Anti-Spam Router -- opinions?


#Let's assume that 75% of spam is sent via hijacked zombie machines. This
#would mean that to get 7.5 billion spams/day at 20 msgs/day/zombie,
#you'd need several hundred million compromised machines.

20 messages/day/zombie is way too low an estimate (by multiple orders of

#And even though the average machine is woefully insecure, there's not THAT
#many zombies.

I'm currently tracking right around 2.5 million listed open proxies/spam
zombies. Data I'm receiving from typical mid sized ISPs includes 300K or
so unique blocked dotted quads/week, of which maybe half are listed on one
or more of the open proxy/spam zombie DNSBLs I track. So take the number
from that you like best:

-- 2.5 million listed open hosts
-- 300K unique blocked dotted quads/week
-- 150K or so of those unique blocked dotted quads which are listed on DNSBLs

I see no indication that the number of compromised hosts seen per week is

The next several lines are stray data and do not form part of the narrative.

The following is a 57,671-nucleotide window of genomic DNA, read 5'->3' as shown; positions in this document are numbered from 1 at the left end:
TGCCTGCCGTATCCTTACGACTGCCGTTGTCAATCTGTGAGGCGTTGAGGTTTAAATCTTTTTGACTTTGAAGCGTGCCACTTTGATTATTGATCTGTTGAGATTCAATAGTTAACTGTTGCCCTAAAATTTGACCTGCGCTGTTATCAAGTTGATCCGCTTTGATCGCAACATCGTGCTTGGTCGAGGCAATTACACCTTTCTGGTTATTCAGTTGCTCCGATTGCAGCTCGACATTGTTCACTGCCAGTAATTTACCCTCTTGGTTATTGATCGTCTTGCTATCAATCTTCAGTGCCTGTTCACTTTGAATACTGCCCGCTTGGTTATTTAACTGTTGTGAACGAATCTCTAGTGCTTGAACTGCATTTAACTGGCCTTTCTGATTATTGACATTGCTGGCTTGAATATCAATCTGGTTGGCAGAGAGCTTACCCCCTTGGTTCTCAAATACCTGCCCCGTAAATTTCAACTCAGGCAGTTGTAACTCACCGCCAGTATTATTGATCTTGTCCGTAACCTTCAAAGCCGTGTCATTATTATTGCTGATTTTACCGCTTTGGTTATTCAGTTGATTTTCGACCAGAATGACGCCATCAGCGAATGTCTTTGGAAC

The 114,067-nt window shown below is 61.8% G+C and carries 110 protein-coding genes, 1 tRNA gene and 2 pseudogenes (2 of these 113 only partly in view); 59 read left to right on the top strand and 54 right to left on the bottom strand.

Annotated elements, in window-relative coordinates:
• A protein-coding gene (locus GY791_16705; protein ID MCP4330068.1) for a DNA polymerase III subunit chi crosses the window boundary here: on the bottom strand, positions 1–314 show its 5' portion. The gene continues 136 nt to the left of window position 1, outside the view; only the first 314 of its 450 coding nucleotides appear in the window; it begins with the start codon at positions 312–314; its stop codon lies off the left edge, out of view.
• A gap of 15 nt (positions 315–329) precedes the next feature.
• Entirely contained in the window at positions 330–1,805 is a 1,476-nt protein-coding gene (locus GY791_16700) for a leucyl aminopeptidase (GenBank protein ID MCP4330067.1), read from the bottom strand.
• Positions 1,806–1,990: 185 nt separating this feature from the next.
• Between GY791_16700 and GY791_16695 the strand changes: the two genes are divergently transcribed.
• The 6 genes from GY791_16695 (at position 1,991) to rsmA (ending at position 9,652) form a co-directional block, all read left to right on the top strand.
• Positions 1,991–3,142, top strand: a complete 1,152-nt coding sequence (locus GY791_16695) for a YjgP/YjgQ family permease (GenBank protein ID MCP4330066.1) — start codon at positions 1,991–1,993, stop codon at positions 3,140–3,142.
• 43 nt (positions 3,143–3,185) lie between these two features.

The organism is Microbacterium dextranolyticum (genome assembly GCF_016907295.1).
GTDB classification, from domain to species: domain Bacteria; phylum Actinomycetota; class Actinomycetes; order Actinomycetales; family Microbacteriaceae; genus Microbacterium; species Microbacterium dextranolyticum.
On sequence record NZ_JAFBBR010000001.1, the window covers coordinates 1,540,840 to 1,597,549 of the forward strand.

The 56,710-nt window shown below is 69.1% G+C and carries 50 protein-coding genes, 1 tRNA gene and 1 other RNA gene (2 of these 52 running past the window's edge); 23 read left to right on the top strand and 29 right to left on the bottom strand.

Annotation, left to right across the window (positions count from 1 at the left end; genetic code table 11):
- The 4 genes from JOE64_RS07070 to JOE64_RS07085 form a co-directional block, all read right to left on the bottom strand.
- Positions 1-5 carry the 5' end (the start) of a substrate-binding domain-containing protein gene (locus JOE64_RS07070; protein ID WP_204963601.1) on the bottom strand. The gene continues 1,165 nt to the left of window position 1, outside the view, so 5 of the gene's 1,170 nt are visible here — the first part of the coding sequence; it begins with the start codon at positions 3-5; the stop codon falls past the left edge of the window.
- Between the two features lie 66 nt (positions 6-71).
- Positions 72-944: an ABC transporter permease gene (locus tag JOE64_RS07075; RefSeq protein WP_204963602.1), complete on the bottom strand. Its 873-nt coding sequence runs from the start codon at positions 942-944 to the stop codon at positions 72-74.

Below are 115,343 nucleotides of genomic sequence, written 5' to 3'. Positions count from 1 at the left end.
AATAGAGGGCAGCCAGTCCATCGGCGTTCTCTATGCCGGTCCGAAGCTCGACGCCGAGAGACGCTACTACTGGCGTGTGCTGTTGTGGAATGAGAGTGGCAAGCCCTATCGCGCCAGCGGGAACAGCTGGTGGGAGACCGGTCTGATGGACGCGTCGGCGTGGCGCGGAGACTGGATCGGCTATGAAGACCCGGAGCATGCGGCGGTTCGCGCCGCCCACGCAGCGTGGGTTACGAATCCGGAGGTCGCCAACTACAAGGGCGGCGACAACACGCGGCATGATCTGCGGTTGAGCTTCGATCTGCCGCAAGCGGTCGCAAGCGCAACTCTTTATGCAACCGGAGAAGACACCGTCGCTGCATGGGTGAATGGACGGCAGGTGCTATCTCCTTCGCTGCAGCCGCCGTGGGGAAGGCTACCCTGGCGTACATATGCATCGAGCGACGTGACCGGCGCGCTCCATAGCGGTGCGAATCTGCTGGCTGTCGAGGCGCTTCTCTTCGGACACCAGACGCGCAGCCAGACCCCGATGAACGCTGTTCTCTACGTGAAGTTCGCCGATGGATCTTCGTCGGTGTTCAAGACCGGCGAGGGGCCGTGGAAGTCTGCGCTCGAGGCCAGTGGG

decreasing, and of course, because compromised hosts are not getting cleaned
and taken off the air in many cases, the total pool of compromised hosts is
steadily increasing. (And those "old timer"/"well known" compromised hosts,
while blocked from sending email to most sites that use DNSBLs, still
represent a source of potential attack traffic, etc.)

#On the other hand, 20K msgs/day/zombie is only about 1 ever 4 seconds,
#not enough to make the average cablemodem user notice - and reduces the
#number of zombies down to several million - a much more plausible number.

As a lower bound, assume modem-like throughput of 40Kbps, and typical spam
message size of what, maybe 5K? That would amount to a message a second,
or 86,400/day/host assuming an around-the-clock uniform distribution
(probably not a valid assumption, but then again, upstream throughput
from broadband connected hosts will generally exceed 40Kbps).

If you wanted to deliver 7,500,000,000 pieces of spam a day at that
rate, that would imply use of order(~100,000) freshly compromised hosts at
any given time, a figure which I find quite plausible/conservative/consistent
with the data I'm seeing. (And in fact, you can model the release of new
virii/worms (intended to create new batches of compromised hosts) based on
compromised host "harvest requirements," just like forecasting the demand
for soybeans or steel or any other commodity)

Spam's a big business, and compromised hosts are a fundamental input
which are being efficiently supplied by the market as far as I can tell.